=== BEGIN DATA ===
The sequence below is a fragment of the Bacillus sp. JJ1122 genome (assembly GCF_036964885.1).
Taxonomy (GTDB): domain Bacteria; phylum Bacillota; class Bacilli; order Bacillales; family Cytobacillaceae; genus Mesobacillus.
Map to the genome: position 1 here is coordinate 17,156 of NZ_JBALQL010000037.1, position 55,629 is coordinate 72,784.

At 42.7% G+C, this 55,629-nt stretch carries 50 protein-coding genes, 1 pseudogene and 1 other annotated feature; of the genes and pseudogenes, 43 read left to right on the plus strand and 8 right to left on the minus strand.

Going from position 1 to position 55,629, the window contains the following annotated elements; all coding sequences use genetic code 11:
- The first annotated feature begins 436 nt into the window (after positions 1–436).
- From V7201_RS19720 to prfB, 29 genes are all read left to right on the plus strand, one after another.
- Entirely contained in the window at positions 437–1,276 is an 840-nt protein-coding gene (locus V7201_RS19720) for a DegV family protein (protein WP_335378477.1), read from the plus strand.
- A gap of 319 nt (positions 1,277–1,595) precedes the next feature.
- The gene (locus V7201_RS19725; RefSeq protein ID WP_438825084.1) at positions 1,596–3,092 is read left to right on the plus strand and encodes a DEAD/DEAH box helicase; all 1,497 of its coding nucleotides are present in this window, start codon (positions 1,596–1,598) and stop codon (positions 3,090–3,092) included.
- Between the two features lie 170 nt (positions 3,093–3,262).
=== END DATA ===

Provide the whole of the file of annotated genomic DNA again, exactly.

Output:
The sequence below is a fragment of the Bacillus sp. JJ1122 genome (assembly GCF_036964885.1).
Taxonomy (GTDB): domain Bacteria; phylum Bacillota; class Bacilli; order Bacillales; family Cytobacillaceae; genus Mesobacillus.
Map to the genome: position 1 here is coordinate 17,156 of NZ_JBALQL010000037.1, position 55,629 is coordinate 72,784.

At 42.7% G+C, this 55,629-nt stretch carries 50 protein-coding genes, 1 pseudogene and 1 other annotated feature; of the genes and pseudogenes, 43 read left to right on the plus strand and 8 right to left on the minus strand.

Going from position 1 to position 55,629, the window contains the following annotated elements; all coding sequences use genetic code 11:
- The first annotated feature begins 436 nt into the window (after positions 1–436).
- From V7201_RS19720 to prfB, 29 genes are all read left to right on the plus strand, one after another.
- Entirely contained in the window at positions 437–1,276 is an 840-nt protein-coding gene (locus V7201_RS19720) for a DegV family protein (protein WP_335378477.1), read from the plus strand.
- A gap of 319 nt (positions 1,277–1,595) precedes the next feature.
- The gene (locus V7201_RS19725; RefSeq protein ID WP_438825084.1) at positions 1,596–3,092 is read left to right on the plus strand and encodes a DEAD/DEAH box helicase; all 1,497 of its coding nucleotides are present in this window, start codon (positions 1,596–1,598) and stop codon (positions 3,090–3,092) included.
- Between the two features lie 170 nt (positions 3,093–3,262).